Lebanon goes electric with new city truck

·3 min read

Aug. 31—Around Lebanon City Hall these days, the buzz about the city's new pickup truck is downright electric.

On Thursday, the city is taking delivery of one of the first Ford F150 "Lightning" electric pickup trucks in the country.

Tad Montgomery, Lebanon's energy and facilities manager, said he expects the new truck will become a sort of "demonstration vehicle" for city departments.

Part of the draw is the electric pickup's capacity to act as a generator, providing power at remote sites, Montgomery said. That opens up some intriguing possibilities for city recreational events such as concerts, he said.

The truck will make its debut at Thursday's farmers market. "I'm expecting quite a crowd," Montgomery said.

They've also been invited to show off the new Lightning at the Kearsarge-Sunapee Region EV Expo in New London on Sept. 24.

Montgomery is picking up the truck Thursday morning from Lebanon Ford, where there's a waiting list of more than 150 would-be customers for the new F150 Lightning, according to salesman Jordan Eastman. "We have a list so long that dates back for years," he said.

It's nearly impossible for dealers to get their hands on the sought-after vehicles, as supply-chain issues persist, Eastman said. "We're only getting two for this whole year," he said.

Montgomery said the city's good fortune is "all because of Greg Ames."

Ames, who chairs the Lebanon Energy Advisory Committee, had placed a reservation for an F150 Lightning a long time ago. When he learned he could get one of the first vehicles from Lebanon Ford, Ames transferred his spot to the city, Montgomery said.

Lebanon's truck is "antimatter blue," a close match to the dark blue color of the city's existing fleet.

Evan Loschiavo, marketing director at his family's Lebanon Ford dealership, has driven the new electric pickup truck, and he's a believer. "The city of Lebanon will love it," he said.

"The acceleration is more than anything that I've ever felt in a vehicle," he said. "I've driven Teslas and I've driven Corvettes. It's a sub-three-second zero-to-60 car. It's crazy."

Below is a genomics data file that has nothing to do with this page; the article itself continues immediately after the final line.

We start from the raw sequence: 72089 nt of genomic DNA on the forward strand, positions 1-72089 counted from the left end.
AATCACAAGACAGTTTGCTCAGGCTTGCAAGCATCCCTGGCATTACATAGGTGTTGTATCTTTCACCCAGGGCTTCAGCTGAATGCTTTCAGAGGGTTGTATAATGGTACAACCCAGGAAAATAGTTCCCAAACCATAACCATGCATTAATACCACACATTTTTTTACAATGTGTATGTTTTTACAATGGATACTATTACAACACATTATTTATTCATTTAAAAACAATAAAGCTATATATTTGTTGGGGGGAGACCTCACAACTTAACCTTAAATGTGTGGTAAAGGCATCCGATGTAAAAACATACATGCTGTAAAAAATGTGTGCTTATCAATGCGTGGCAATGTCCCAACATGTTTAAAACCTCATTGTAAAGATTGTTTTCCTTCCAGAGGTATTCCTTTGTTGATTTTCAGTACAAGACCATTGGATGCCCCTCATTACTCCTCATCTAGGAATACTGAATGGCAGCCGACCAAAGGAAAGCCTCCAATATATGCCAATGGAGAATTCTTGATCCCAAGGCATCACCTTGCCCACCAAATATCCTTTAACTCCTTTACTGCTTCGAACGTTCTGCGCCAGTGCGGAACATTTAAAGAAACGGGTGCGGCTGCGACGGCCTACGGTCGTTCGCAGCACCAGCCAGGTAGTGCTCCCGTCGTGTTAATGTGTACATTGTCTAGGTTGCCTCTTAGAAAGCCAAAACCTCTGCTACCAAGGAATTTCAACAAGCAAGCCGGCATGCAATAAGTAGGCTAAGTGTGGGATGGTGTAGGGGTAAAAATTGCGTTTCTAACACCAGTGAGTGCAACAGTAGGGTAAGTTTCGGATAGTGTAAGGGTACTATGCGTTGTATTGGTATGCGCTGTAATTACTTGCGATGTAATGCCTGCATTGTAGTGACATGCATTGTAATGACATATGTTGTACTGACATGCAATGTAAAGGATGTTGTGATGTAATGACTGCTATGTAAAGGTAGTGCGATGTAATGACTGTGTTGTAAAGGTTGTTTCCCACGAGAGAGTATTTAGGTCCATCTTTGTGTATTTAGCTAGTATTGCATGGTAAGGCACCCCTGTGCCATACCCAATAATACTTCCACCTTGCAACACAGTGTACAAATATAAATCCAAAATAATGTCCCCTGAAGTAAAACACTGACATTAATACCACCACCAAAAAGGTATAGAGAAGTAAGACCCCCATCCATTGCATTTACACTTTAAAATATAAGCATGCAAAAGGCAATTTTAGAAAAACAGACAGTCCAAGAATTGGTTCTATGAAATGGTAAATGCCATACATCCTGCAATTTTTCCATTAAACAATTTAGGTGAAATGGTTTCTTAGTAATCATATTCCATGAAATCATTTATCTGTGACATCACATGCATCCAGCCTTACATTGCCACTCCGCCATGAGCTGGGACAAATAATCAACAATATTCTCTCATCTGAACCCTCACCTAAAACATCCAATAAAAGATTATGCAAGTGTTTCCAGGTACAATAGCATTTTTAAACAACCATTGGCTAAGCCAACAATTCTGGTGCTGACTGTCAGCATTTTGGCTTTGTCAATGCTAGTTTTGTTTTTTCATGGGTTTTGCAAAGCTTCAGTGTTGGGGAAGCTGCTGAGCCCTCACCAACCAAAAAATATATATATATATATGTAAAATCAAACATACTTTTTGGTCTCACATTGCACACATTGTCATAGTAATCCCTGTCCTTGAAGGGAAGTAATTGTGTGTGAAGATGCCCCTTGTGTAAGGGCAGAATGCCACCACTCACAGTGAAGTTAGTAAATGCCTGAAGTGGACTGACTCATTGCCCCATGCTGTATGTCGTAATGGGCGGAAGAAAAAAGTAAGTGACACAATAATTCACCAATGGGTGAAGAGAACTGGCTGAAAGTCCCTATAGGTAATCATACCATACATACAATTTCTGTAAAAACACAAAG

He's also been impressed with the new EV's range, he said.

Montgomery said the new pickup will be charged at the city's public works building, which relies on solar power for 55 to 60% of its electricity usage.

Made in Dearborn, Mich., the F150 Lightning cost Lebanon around $43,000. With 426 horsepower, it has a 230-mile range on a full charge, and can tow up to 7,700 pounds, according to a specs list released by city officials.

Lebanon first entered the EV market in 2019 with a leased Nissan Leaf, Montgomery said. "We've liked that and enjoyed it very much," he said. "The next step was a pickup truck."

"The life cycle cost of an EV is substantially less than that for a gas vehicle," Montgomery said. "The maintenance is just much less because you don't have the internal combustion engine."

Lebanon officials are now looking into purchasing electric police cruisers, Montgomery said.

The city recently changed the configuration of a parking lot to accommodate DC fast chargers in the future, Montgomery said, and he's working with Liberty Utilities on a potential plan to set up a "microgrid" that would provide power from the landfill's gas-to-energy project and solar arrays. That would keep the police station and cruisers powered if the grid goes down.

Electric cars are no longer niche vehicles, Montgomery said. The future is now, he said.

"Let's hope it's soon enough," he said.